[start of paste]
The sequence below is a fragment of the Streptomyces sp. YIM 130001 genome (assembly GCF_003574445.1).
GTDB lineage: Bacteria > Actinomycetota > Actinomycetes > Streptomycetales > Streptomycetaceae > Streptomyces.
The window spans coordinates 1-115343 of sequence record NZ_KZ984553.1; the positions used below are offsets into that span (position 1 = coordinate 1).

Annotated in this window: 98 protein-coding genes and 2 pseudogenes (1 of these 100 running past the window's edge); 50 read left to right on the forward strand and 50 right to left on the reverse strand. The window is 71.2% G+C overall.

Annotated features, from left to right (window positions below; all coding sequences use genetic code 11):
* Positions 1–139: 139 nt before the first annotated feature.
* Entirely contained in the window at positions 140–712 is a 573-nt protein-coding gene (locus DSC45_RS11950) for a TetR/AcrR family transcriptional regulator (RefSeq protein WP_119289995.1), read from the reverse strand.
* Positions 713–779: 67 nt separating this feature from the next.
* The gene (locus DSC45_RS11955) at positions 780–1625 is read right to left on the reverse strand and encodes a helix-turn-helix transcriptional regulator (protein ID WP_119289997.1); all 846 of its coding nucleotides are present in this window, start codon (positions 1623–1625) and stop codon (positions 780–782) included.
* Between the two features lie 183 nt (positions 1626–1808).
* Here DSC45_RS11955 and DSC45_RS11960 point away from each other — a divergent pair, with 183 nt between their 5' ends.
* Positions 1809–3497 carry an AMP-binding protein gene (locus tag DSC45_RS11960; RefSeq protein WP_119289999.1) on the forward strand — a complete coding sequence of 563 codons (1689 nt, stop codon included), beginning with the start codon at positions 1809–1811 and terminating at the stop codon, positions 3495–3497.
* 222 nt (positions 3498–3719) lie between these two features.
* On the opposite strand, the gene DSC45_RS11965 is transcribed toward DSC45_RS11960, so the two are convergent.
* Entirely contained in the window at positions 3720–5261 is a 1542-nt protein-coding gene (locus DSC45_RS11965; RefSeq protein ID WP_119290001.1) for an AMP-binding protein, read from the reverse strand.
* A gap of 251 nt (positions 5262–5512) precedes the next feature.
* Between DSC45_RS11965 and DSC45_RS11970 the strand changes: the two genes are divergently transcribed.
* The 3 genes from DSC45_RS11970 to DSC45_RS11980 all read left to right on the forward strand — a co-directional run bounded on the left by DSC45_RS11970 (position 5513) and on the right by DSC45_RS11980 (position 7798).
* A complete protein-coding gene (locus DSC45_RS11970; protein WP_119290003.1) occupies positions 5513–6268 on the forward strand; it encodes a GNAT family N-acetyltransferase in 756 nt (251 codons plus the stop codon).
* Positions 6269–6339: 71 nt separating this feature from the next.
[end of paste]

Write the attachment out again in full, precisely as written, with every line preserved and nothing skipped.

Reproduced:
The sequence below is a fragment of the Streptomyces sp. YIM 130001 genome (assembly GCF_003574445.1).
GTDB lineage: Bacteria > Actinomycetota > Actinomycetes > Streptomycetales > Streptomycetaceae > Streptomyces.
The window spans coordinates 1-115343 of sequence record NZ_KZ984553.1; the positions used below are offsets into that span (position 1 = coordinate 1).

Annotated in this window: 98 protein-coding genes and 2 pseudogenes (1 of these 100 running past the window's edge); 50 read left to right on the forward strand and 50 right to left on the reverse strand. The window is 71.2% G+C overall.

Annotated features, from left to right (window positions below; all coding sequences use genetic code 11):
* Positions 1–139: 139 nt before the first annotated feature.
* Entirely contained in the window at positions 140–712 is a 573-nt protein-coding gene (locus DSC45_RS11950) for a TetR/AcrR family transcriptional regulator (RefSeq protein WP_119289995.1), read from the reverse strand.
* Positions 713–779: 67 nt separating this feature from the next.
* The gene (locus DSC45_RS11955) at positions 780–1625 is read right to left on the reverse strand and encodes a helix-turn-helix transcriptional regulator (protein ID WP_119289997.1); all 846 of its coding nucleotides are present in this window, start codon (positions 1623–1625) and stop codon (positions 780–782) included.
* Between the two features lie 183 nt (positions 1626–1808).
* Here DSC45_RS11955 and DSC45_RS11960 point away from each other — a divergent pair, with 183 nt between their 5' ends.
* Positions 1809–3497 carry an AMP-binding protein gene (locus tag DSC45_RS11960; RefSeq protein WP_119289999.1) on the forward strand — a complete coding sequence of 563 codons (1689 nt, stop codon included), beginning with the start codon at positions 1809–1811 and terminating at the stop codon, positions 3495–3497.
* 222 nt (positions 3498–3719) lie between these two features.
* On the opposite strand, the gene DSC45_RS11965 is transcribed toward DSC45_RS11960, so the two are convergent.
* Entirely contained in the window at positions 3720–5261 is a 1542-nt protein-coding gene (locus DSC45_RS11965; RefSeq protein ID WP_119290001.1) for an AMP-binding protein, read from the reverse strand.
* A gap of 251 nt (positions 5262–5512) precedes the next feature.
* Between DSC45_RS11965 and DSC45_RS11970 the strand changes: the two genes are divergently transcribed.
* The 3 genes from DSC45_RS11970 to DSC45_RS11980 all read left to right on the forward strand — a co-directional run bounded on the left by DSC45_RS11970 (position 5513) and on the right by DSC45_RS11980 (position 7798).
* A complete protein-coding gene (locus DSC45_RS11970; protein WP_119290003.1) occupies positions 5513–6268 on the forward strand; it encodes a GNAT family N-acetyltransferase in 756 nt (251 codons plus the stop codon).
* Positions 6269–6339: 71 nt separating this feature from the next.